Some blame that policy for sprawl. A study by Wendell Cox suggests that it might be accelerating unchecked growth in commuter cities.
Can Utah hold off sprawl?
Utah has faced its own population boom, as the fastest-growing state of the past decade. Envision Utah guided that growth, drawing on the histories of Portland, Denver, Los Angeles and others while focusing on the Greater Wasatch Area, a “10-county area stretching from Brigham City to Nephi, and from Tooele to Park City.”
They engaged more than 18,000 residents in surveys to determine the community’s values and desires for the future, far different than Robert Moses’ Portland team “holed up for two months in a downtown hotel.”
Scott Fregonese worked with his father, John, and Calthorpe to tackle those issues in Portland and Utah, introducing a new generation of planning technology: geographic information systems, improved quantitative analysis and community input data.
The area is working with natural urban growth boundaries. The foothills, the Wasatch and Uinta ranges, the Great Salt Lake, Utah Lake and the international airport act as barriers to sprawl. But they put the region in a bind, limiting transportation options and natural resources.
Through that process, the community made it clear there was a real need for public transportation: 88% of residents polled supported expanding the newly installed light rail system.
Fregonese stressed the connection between transportation and land use as a key element in fighting back sprawl. “If you want an area to grow, you become more flexible,” he said. Planners expanded their tool kit: Public-private partnerships, tax abatements, low-income tax credits, regulatory deals and streamlined permitting processes can encourage targeted growth. That is the driving force behind the concept of smart growth. Preventing growth in one place forces it on another.
The history of San Francisco, Portland and Salt Lake City are still being written, with Utah rapid transit as the youngest sprawl-fighting experiment in the group. It may also be the most necessary, as rapid growth has pushed the Greater Wasatch Area and beyond to the brink.
The future of western cities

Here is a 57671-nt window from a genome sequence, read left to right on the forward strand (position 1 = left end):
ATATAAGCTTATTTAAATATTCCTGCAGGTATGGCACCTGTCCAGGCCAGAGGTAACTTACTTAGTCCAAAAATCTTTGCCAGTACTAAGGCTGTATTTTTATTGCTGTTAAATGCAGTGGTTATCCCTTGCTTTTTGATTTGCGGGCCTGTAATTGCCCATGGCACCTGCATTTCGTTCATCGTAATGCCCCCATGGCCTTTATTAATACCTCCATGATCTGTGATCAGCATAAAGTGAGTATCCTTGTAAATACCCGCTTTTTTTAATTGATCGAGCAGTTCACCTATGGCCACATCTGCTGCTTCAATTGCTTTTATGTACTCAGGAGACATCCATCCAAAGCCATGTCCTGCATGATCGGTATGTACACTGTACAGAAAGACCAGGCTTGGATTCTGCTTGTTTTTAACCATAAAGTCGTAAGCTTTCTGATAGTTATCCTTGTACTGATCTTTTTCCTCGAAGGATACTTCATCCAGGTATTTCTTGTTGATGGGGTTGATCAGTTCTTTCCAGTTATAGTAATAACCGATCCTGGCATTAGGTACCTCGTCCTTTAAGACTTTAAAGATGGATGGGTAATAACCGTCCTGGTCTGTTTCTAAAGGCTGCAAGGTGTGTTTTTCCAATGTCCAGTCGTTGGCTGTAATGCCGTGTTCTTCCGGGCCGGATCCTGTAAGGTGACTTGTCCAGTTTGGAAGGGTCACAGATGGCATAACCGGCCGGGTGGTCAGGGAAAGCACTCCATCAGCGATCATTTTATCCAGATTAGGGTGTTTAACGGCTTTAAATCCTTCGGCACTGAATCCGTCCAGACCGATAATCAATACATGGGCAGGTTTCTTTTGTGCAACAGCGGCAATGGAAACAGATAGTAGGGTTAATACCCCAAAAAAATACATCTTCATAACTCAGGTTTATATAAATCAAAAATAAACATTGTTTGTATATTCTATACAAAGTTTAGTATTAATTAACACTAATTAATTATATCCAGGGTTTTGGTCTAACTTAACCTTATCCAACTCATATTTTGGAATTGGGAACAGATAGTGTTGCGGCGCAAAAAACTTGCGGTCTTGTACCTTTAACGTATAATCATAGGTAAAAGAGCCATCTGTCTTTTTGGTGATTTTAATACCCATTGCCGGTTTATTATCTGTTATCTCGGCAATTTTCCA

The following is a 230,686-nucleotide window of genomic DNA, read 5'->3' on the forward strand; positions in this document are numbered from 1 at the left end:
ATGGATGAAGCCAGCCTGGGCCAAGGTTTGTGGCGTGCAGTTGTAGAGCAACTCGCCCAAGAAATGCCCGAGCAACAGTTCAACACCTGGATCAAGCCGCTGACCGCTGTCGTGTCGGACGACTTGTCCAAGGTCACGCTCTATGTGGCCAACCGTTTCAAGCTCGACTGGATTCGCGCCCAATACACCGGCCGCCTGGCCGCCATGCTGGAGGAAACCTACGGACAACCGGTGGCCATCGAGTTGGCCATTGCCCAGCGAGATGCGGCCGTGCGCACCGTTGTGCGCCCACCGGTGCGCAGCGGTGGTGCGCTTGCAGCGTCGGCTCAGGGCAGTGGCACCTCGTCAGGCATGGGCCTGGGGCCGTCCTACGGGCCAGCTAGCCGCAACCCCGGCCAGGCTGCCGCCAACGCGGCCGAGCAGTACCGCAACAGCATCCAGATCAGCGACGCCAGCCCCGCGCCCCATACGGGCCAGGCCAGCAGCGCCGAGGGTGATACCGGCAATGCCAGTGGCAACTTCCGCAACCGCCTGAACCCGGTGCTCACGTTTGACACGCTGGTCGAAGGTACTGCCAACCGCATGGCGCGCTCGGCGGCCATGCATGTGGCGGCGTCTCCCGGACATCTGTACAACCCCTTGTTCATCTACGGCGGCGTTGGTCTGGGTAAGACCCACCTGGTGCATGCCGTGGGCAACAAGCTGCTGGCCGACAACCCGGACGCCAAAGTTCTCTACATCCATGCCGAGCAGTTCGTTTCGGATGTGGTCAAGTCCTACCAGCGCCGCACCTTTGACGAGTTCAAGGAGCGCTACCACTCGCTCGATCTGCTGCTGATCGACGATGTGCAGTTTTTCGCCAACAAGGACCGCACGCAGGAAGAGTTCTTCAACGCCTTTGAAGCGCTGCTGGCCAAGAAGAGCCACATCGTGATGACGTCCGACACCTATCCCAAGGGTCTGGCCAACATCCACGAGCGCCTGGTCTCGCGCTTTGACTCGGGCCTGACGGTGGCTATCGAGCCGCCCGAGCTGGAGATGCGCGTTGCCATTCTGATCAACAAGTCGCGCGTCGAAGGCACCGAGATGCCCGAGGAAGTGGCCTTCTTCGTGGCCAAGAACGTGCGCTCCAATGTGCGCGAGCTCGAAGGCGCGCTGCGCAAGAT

Ted Knowlton, who worked on Portland’s Metro 2040 and Envision Utah, believes regional planning must encourage “valuable residents to pour their tax dollars back into the city,” and “recognize the unmet needs of communities that were forgotten in the flight to the suburbs.”
“Housing affordability is significantly worse than it has ever been,” Knowlton said, “and we’re trying to figure out how we deal with it as a community.”
Nick Norris, Salt Lake City planning director, told the Deseret News, “Suburban sprawl is probably contributing to a lot of the issues we’re facing as a region.”
Zoning to encourage smart growth is complex. “You can have a super dense place, but it almost doesn’t matter if the people who live there don’t have access to open spaces, clean air and clean water,” Norris said.
Through experimentation, Calthorpe and other New Urbanists believe they have found what makes a great city: Walkable streets, porches instead of garage doors, the shade of tree canopies and multiple convenient transportation options supporting a diversity in housing types and income levels.
But the walkable city of the future will only be for the affluent, at least at first. There are not enough walkable communities, and the developments tend to be newer.
Knowlton believes walkable places don’t have to cost a lot more. Planners say having a transit choice matters.
The cost to purchase, maintain, insure, fuel and park a car start adding up, Norris said. “If they could be cut in half or eliminated, it completely changes a lot of people’s economic situation.”
That means focusing on bike lanes and rail transit in Utah. But across the country, planners are working out new solutions to the housing and resource shortages. Calthorpe has found uses for dying strip malls across California, and helped write policy to make housing development on that land economically viable. His big idea: the Grand Boulevard, introducing transit and walkability to the large arterials cutting through city centers.
Locally, Scott Fregonese is working on general plans in Payson and Lehi and redesigning Thanksgiving Point. Calthorpe led the design of Daybreak’s mixed-use development.
“We do need infill. We do need density that’s affordable, but we also need to marry it to connectivity and transit in bikeways,” Calthorpe said.
City planners are hard at work attempting to predict the future. The unknowns are greater than ever before. The pandemic decimated transit ridership in most cities, but new technology is coming of age to reinvent transportation and construction.
Will workers return to offices or continue working remotely? Will ridesharing and autonomous vehicles play a large part in mobility’s future — and will they make life better or worse?
Regional and local plans must change and adapt to those new realities. If not, our cities will become unsustainable. Congestion will become unbearable, the air unbreathable and the water scarce.
What we know: “Business as usual” is a suboptimal scenario. We have a constant need for visionary engineers, designers and planners to develop creative solutions for the future. “You wouldn’t believe how much work is going into figuring out the housing crisis,” Scott Fregonese said. “I wouldn’t be surprised if there’s another Envision Utah in the next 10 years.”
Though Calthorpe has worked at this for nearly 50 years, his work is not done. “I’m getting old, but I still want to go out and change things for the better,” he said. “I’d be happy to come back to Salt Lake and start a new revolution.”